Okay, I have to admit that I have been having way too much fun thinking up new ways to use my Glowforge besides just cutting acrylic drink stirrers. And I am seriously obsessed with these DIY decorative wall hooks I made with the Glowforge. My idea was to utilize a cabinet knob as the hook, but to cut out shapes from wood on the Glowforge to create a backplate of sorts for the knob to pass through and screw into the wall. And while sometimes ideas don’t quite work out how you hoped, these decorative wall hooks turned out even better than I could have imagined!
Just look at those beauties! I came up with 5 different designs to start, but the possibilities really are endless! Next I think I am going to try cutting flower or animal shapes out of acrylic for use in my kids rooms. How cute would a swan hook be?!
Not only are these perfect for using on a wall to hang jewelry, keys, etc, but if you scale them down a bit, they can actually be used on furniture or cabinets too! Just think about making a DIY dresser with decorative knob backplates! Hold on while I go to my local thrift store to find a dresser to makeover! Ha!
Now, I know most of you don’t have a Glowforge, but aren’t you tempted to get one so that you can DIY all the wall hooks, drawer pulls, and cabinet hardware in your home? If so, check out my referral link here to snag a hefty discount on a machine of your own. If you love the idea, but don’t want to pull the trigger on a machine, what do you think about me offering DIY wall hook kits? I can cut the shapes and provide the knob, hangar bolt, and backplate that you can paint any color you like! Let me know if this might be something of interest to you in the comments.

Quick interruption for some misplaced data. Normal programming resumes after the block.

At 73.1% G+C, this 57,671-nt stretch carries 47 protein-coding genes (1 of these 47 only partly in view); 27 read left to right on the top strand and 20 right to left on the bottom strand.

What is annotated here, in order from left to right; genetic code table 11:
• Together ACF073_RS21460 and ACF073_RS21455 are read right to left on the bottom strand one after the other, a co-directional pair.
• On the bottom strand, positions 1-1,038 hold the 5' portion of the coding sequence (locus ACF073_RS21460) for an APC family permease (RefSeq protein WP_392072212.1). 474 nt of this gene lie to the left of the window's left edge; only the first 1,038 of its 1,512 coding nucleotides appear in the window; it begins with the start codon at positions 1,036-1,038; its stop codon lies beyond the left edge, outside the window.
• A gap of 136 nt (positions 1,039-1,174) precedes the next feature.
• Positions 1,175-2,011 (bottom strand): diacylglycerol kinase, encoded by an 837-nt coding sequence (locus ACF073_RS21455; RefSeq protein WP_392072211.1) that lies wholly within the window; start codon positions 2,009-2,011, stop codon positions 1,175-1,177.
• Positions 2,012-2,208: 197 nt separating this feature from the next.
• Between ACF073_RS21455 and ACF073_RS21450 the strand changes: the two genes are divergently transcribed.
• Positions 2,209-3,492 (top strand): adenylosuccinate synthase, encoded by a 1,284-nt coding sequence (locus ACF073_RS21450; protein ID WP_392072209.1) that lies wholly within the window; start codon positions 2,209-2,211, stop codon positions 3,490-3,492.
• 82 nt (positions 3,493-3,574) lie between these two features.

- Backplate designs
- Basswood, MDF, or plywood
- Cabinet knobs
- Hangar bolts
- Paint and paint brushes
If you do have a Glowforge, then you will want to design your backplate in your design program of choice. I used illustrator to design mine. Once I had the designs made and sized appropriately, I added in a 1/4″ hole where I wanted the knob to be in the finished product. Then I cut the designs out from MDF. The starburst design was made in three pieces that I glued together after cutting and painting and the Aztec design was made by cutting out the main shape and then etching the triangle pattern inside.
Here are my shapes all cut out and ready to paint. Once I got to this stage, I simply painted the shapes with acrylic craft paint. Then once the paint was dry, I used wood glue to attach the multi pieced back plates.
Next, I added the bolt end of the hangar bolt to the knobs and placed the screw end through the hole in the backplate and then screwed the whole thing onto the wall. If you are screwing into drywall, I recommend adding a molly to the wal first and then screwing in your knob.
If you plan to make these as cabinet hardware or drawer pulls on a dresser, you can sub out the hangar bolts for regular bolts and just thread the bolt through the drawer or cabinet from behind and through the plate and then into the knob.
Honestly still so obsessed with how these DIY decorative wall hooks with the Glowforge turned out! And don’t forget to let me know if you would like to see them as craft kits so you can paint your own!